What is Negative Equity Or An Upside Down Mortgage?

By
Real Estate Agent with Trademark Loss Mitigation

upside down mortgageNegative equity occurs when the value of an asset used to secure a loan is less than the outstanding balance on the loan.[1] In the United States, assets (particularly real estate, whose loans are mortgages) with negative equity are often referred to as being "underwater", and loans and borrowers with negative equity are said to be "upside down".

In owner-occupied housing market, a fall in the market value of a mortgaged house or condo is the usual cause of negative equity. Negative equity in the owner-occupied market sometimes occurs when the owner obtains second-mortgage home-equity loans, causing the combined loans to exceed the home value. If the borrower defaults, repossession and sale of the property by the lender will not raise enough cash to repay the amount outstanding, and the borrower will both have lost the property and still be in debt.

Negative equity can turn into a curse if something happens unexpectedly that requires that the property be sold. Here is an example.

"I work for a company that is on the decline and decided it was prudent to seek employment in another area. I have accepted a position there but now face a problem. I owe about $20,000 more on my current home than what it can sell for due to declining market values in my area, and I don’t have the assets to make up that difference."

When you sell your house, you must pay off all liens on the house –all mortgages including HELOCs, and any tax or mechanic’s liens. If you don’t retire all existing liens, you can’t convey good title to a buyer, which means you can’t sell.

Negative equity can develop from a decline in local real estate values, as it did in the case of the example above, but that is not the only cause. Home buyers who make no down payment – their loan or loans equal 100% of the purchase price -- have negative equity when they move in. If they had to sell immediately, they could not repay the loans out of the sales proceeds because of the transactions costs. The sales commission alone runs 3-6% of the price.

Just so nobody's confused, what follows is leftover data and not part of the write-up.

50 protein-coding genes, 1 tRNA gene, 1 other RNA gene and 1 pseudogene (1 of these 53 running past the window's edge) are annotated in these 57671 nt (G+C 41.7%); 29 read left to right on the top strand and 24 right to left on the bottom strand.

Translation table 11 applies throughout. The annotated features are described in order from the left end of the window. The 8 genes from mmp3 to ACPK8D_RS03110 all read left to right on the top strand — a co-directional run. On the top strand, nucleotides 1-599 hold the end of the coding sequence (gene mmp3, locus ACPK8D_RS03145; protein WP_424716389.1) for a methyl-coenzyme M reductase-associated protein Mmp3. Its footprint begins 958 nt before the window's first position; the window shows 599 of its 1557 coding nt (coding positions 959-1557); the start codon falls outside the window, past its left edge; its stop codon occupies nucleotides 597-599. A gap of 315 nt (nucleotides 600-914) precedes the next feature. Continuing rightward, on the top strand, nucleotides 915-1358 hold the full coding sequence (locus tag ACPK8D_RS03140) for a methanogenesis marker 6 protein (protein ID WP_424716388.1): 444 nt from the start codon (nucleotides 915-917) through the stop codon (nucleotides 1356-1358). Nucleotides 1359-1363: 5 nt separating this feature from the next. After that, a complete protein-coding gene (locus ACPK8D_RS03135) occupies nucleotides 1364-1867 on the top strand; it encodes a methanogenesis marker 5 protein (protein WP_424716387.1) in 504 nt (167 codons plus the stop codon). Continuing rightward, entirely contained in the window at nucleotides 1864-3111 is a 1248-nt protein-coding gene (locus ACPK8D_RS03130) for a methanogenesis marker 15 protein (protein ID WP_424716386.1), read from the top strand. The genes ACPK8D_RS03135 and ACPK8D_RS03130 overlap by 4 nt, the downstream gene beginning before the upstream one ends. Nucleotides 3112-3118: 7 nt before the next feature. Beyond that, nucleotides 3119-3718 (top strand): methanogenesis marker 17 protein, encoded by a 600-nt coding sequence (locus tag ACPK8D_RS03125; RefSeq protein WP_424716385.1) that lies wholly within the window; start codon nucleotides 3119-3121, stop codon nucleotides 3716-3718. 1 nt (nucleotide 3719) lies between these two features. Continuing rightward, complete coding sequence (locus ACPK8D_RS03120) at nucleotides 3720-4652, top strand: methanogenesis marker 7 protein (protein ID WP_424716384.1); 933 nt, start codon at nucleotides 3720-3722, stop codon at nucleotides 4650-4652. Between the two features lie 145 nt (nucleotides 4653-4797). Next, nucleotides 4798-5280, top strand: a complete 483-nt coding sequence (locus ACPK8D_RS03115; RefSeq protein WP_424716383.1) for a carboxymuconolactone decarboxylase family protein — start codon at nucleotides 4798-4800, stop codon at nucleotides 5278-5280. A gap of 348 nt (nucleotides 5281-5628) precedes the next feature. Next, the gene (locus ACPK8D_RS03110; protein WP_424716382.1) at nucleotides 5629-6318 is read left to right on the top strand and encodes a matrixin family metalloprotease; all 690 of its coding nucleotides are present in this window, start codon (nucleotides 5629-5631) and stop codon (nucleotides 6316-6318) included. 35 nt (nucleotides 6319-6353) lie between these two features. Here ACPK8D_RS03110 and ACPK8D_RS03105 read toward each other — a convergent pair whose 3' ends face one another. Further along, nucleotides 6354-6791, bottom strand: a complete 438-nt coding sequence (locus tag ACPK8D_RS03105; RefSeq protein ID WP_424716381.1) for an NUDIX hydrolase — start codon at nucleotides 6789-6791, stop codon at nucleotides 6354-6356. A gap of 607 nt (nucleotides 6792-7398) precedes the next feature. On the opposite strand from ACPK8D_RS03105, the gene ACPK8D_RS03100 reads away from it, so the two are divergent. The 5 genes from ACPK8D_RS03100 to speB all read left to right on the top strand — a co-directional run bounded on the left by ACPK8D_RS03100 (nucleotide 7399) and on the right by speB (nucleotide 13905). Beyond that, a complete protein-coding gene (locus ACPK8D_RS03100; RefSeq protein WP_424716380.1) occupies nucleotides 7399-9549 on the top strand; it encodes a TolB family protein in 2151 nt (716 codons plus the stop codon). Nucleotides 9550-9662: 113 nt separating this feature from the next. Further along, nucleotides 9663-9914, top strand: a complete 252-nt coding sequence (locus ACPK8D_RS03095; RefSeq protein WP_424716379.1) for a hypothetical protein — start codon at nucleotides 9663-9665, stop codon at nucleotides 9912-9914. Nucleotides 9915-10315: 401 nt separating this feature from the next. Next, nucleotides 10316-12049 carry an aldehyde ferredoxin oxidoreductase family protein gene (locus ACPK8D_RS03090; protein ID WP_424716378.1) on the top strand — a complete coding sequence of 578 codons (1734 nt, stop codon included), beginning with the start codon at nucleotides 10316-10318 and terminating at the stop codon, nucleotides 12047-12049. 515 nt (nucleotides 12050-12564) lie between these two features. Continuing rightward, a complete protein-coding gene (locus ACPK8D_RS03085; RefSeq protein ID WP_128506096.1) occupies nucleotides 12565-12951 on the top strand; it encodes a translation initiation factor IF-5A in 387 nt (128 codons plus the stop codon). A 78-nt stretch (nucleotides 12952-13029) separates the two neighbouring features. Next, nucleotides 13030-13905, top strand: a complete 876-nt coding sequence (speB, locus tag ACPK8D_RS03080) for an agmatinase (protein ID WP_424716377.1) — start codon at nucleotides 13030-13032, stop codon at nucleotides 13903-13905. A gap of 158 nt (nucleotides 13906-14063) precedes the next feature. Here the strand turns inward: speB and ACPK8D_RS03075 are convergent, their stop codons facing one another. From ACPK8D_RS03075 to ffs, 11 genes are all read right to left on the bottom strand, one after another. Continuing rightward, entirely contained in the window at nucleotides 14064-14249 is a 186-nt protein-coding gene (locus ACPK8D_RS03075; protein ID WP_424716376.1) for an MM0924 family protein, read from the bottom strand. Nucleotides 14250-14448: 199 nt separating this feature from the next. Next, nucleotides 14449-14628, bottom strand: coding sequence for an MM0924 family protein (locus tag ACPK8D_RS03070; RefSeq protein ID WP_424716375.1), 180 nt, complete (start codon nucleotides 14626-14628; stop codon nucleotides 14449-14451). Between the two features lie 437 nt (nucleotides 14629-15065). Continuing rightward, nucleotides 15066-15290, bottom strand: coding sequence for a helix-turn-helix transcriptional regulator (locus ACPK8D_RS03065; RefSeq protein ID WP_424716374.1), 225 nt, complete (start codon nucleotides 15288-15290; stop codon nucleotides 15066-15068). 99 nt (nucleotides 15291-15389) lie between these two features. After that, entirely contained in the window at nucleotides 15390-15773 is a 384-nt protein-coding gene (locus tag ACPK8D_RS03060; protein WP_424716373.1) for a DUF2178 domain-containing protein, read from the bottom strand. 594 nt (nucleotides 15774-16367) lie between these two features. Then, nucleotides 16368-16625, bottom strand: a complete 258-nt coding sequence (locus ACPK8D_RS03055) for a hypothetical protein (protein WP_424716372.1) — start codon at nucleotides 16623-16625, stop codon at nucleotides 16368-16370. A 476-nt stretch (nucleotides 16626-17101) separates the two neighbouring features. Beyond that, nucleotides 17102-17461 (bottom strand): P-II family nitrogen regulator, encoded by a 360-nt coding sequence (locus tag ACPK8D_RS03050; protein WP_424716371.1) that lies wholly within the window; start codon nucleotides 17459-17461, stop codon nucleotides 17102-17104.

This is especially troubling when a homeowner defaults or gets behind in their mortgage and needs to sell the property before foreclosure.  Then, the only recourse is a short sale.

 

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Houston TX, Spring TX short sale specialistThe Trademark Loss Mitigation team is a family owned business and  includes a multi-state network of real estate agents, attorneys, title companies, short sale negotiators, credit repair providers, mortgage providers, inspectors and investors. Together, those professionals act as a NO COST short sale outsourcing solution for Realtors and Homeowners.

Jim McNinch, Certified Distressed Property Expert (CDPE);

Short sale agent, Short sale specialist

Jim@trademarklossmitigation.com
http://hosted.cdpe.com/trademark
http://www.trademarklossmitigation.com
832-330-4588

 

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Topic:
ActiveRain Community
Location:
Texas Harris County
Tags:
foreclosure
negative equity
upside down mortgage
houston short sales

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Rainmaker
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John Pusa
Berkshire Hathaway Home Services Crest - Glendale, CA
Your All Time Realtor With Exceptional Service

Jim - Thank you for sharing detailed quality information on what is negative equity or an upside down mortgage.

Feb 25, 2012 08:43 AM #1
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Jim McNinch

Short Sale Specialist, Texas
For No Cost short sale assistace, contact me now!
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